Yikes, I never recorded the two articles that came out on Thursday, November 21, 2013 in the Denver Post. I should do that before I forget.

The first, "Ebooks at libraries: Douglas County director delivers a novel approach," by Claire Martin, was on the front page, (below the fold).  And of course, it gives me credit for a system that owes as much or more to Monique Sendze, our IT director, and Rochelle Logan, who oversees our publisher relations and technical services, and many other folks who work at Douglas County Libraries.

The second was "Longtime innovative library head retires," by Clayton Woullard, on page 4P of Castle Rock's Yourhub insert.

Notes and writing programs

I do a lot of writing. Often, I just make notes - article or project ideas, for instance. But sometimes, they have more business-critical implications: a speaking engagement, with full scope notes and travel arrangements, for example. Other times, I'm sketching out a longer piece of writing.

I have complicated my life with gadgets, of course: an iPad, an Android phone, an Android tablet, a laptop that dual-boots Windows 7 (which is how it came) and Ubuntu (which I prefer). So I never know which gadget I'll have in hand when a new idea comes to me, or I want to work on something I started on another gadget.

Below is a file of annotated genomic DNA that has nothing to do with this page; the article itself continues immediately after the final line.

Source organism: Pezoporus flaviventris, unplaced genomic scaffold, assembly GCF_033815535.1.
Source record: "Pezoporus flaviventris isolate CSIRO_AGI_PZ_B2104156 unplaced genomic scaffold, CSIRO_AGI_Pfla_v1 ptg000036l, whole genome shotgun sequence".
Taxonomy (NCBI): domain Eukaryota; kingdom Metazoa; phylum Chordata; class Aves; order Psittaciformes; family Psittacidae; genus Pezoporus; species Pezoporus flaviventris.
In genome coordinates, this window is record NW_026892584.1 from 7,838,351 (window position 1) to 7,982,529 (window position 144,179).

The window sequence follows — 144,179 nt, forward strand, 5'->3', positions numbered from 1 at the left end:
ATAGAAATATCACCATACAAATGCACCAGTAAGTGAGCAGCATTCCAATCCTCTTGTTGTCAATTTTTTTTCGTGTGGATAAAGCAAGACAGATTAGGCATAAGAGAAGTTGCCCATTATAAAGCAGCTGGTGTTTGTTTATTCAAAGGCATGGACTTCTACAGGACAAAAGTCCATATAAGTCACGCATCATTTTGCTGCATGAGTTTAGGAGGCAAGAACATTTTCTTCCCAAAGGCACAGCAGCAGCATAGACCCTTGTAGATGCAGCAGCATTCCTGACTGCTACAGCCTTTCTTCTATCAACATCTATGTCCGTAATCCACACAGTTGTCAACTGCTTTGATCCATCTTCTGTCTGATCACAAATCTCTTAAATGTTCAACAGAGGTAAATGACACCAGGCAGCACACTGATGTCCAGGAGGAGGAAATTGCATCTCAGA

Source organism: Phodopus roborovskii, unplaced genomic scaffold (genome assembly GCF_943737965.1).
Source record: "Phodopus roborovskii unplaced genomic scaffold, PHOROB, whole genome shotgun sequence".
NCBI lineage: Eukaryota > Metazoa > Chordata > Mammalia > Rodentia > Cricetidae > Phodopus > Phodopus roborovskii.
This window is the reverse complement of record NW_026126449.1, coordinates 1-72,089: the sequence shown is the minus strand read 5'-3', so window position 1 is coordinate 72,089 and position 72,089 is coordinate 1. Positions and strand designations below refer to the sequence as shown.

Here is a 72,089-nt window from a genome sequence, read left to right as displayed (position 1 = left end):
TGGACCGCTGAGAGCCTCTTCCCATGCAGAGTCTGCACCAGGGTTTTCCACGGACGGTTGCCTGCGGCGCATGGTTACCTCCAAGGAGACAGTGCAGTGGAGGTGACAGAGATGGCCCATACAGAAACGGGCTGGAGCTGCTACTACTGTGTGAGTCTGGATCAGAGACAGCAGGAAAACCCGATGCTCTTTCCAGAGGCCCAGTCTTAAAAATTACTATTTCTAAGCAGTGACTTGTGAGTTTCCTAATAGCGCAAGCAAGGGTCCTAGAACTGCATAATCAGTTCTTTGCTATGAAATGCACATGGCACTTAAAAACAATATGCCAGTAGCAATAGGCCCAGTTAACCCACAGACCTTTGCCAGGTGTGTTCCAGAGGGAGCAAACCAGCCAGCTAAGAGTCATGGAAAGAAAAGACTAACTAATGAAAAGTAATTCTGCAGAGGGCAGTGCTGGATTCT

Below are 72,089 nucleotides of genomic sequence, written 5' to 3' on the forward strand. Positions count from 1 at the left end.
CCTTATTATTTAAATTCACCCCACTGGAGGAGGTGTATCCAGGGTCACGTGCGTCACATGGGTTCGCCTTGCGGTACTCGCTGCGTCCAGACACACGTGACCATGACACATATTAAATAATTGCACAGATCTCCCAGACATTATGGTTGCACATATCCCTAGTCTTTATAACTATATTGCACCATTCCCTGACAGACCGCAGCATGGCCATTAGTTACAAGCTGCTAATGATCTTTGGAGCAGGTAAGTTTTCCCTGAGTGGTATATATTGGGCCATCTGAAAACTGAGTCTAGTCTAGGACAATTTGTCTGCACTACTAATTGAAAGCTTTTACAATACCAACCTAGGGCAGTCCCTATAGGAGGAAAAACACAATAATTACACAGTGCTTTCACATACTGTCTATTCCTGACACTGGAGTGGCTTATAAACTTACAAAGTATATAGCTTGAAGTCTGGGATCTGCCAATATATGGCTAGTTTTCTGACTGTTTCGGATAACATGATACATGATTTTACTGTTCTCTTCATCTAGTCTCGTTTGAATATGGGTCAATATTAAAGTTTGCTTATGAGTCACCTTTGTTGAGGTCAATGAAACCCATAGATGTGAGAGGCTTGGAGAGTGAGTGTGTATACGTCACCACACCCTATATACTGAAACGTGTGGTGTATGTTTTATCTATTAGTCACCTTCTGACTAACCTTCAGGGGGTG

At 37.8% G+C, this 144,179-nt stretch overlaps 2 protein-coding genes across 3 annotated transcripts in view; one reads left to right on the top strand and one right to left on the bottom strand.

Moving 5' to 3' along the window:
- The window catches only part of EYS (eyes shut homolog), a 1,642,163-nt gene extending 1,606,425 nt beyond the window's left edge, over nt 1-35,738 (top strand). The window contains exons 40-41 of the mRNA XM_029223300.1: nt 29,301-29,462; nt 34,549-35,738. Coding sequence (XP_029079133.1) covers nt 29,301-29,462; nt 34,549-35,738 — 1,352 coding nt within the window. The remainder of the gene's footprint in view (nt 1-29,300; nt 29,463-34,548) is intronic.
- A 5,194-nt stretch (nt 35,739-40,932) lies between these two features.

Dropbox is a help. I can stash docs, spreadsheets, and presentations there for use by several programs. Google Drive can be handy (although I find myself drifting away from it). But I've noticed a distinct preference for a few characteristics in my software tools lately:
* clean, open, minimal UI, very simple formatting. * one or two panes - structure on the left, detail…

Google and privacy

I use an Android phone and an Android tablet. There are a fair number of updates through the week to various apps. I appreciate that Google Play store tells me what's changed when I choose an update.